Additional autonomous behavior routines and control systems are disclosed in U.S. Pat. No. 6,809,490 titled “METHOD AND SYSTEM FOR MULTI-MODE COVERAGE FOR AN AUTONOMOUS ROBOT” and U.S. Pat. No. 7,459,871 titled “DEBRIS SENSOR FOR CLEANING APPARATUS,” which are incorporated herein by reference in their entirety. The routines include motion control and coverage behaviors such as spiral coverage, cruising, bounce and recoil from an obstacle, wall following, self-alignment, and escape behaviors as selected by an arbiter according to principles of behavior based robotics. Additional reactive controls and behavior routines are provided for reacting to and concentrating on a point of interest in the coverage space. Similar behaviors can be used to seek out a peak signal strength peak or radio hot spots or to reposition a robot as a node in a mesh network.
Sensors can be shielded within the track volume, within the protective shell of chassis 6 or positioned on the front and rearward ends of the vehicle. The top and bottom portions of chassis 6 can be fitted with any number of sensors, cameras, antennae, chemical sensors, bio-sensors, radiation sensors and the like.
Additional robot sensors provide input regarding flipper rotation position, connector to a charging station, presence of a deactivation plug (pull pin). For example, robot 2 can be powered off if sensors detect that drive motors 20 or 22 have stalled of if the robot is otherwise stuck.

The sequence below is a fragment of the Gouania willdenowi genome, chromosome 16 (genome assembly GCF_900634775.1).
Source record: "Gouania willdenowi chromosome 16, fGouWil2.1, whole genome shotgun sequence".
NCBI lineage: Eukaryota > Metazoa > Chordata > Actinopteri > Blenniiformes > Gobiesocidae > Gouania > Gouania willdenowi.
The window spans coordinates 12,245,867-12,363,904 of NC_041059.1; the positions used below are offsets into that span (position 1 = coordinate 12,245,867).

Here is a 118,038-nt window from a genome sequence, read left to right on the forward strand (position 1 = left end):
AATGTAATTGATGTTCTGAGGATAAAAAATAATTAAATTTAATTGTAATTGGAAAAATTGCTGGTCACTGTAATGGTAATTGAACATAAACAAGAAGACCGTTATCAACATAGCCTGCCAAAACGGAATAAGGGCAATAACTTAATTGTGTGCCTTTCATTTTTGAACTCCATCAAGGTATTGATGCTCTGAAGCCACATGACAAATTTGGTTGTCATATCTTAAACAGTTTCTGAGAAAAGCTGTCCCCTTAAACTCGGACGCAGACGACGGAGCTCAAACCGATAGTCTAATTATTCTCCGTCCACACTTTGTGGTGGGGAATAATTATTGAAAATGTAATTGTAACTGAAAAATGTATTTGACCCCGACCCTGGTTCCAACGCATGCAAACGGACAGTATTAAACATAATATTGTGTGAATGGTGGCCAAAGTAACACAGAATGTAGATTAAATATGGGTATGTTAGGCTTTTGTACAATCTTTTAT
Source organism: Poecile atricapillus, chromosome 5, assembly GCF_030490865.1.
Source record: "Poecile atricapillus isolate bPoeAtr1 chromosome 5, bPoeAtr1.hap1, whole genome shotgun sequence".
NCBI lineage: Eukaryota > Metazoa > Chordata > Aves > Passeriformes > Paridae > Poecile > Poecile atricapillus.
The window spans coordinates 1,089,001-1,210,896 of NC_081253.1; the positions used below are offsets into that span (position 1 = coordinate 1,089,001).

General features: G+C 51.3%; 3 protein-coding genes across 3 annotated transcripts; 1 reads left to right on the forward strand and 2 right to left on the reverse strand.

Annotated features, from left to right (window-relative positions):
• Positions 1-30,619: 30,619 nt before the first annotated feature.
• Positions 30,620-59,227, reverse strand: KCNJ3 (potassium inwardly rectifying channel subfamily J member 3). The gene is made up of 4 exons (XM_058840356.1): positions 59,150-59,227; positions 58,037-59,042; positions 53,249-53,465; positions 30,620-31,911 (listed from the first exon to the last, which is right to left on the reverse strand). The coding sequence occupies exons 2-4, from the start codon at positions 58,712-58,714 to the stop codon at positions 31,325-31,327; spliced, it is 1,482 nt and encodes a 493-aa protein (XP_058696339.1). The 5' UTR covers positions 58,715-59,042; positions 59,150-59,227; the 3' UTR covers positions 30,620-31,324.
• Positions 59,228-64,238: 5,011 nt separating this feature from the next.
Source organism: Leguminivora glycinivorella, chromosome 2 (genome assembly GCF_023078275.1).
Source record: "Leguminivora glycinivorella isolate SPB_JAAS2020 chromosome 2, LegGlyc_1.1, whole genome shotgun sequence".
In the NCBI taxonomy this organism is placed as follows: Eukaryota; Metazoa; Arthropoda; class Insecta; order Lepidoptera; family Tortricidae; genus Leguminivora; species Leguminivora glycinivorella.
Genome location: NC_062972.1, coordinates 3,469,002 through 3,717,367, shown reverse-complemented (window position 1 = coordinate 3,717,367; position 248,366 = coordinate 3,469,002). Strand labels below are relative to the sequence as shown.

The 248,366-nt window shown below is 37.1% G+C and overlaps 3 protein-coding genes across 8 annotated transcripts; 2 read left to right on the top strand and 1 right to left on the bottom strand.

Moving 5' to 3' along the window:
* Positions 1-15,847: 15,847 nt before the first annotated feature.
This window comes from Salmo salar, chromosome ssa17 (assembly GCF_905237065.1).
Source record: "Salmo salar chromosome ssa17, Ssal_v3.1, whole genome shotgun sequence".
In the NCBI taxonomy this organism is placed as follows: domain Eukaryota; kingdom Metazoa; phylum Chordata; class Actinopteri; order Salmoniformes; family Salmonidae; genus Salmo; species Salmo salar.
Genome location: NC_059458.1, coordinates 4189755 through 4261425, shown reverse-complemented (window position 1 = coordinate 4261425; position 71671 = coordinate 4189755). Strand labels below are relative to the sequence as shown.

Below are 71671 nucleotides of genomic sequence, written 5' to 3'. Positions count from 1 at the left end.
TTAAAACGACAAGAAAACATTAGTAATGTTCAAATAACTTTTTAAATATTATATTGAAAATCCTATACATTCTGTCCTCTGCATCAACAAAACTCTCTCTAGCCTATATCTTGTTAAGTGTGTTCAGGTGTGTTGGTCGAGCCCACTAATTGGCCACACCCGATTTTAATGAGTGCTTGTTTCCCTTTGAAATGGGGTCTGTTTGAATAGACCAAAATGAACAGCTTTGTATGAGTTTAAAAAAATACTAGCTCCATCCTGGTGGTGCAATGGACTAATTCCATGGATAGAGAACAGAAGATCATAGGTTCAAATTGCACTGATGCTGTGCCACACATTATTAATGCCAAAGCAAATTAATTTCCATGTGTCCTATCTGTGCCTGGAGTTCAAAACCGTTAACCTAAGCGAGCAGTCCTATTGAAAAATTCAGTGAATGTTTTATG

Chassis 6 also supports a camera 32 and antenna 34 to provide video telemetry and other communications data. Camera 32 is depicted positioned slightly rear of center, with the lens angled up to minimize the field of view obstructed by the robot vehicle itself. Flippers 14 can be rotated to raise the nose of the vehicle further if the camera view is insufficiently high. To look over an edge, flippers 14 can be used to raise the rear of the vehicle to depress the camera view angle.
Transmission of video telemetry data or other sensor data from within a building can enable a small force to quickly and safely assess a location or situation. For example, a camera can be used to quickly and safely determine the presence and location of an adversary or explosive in a building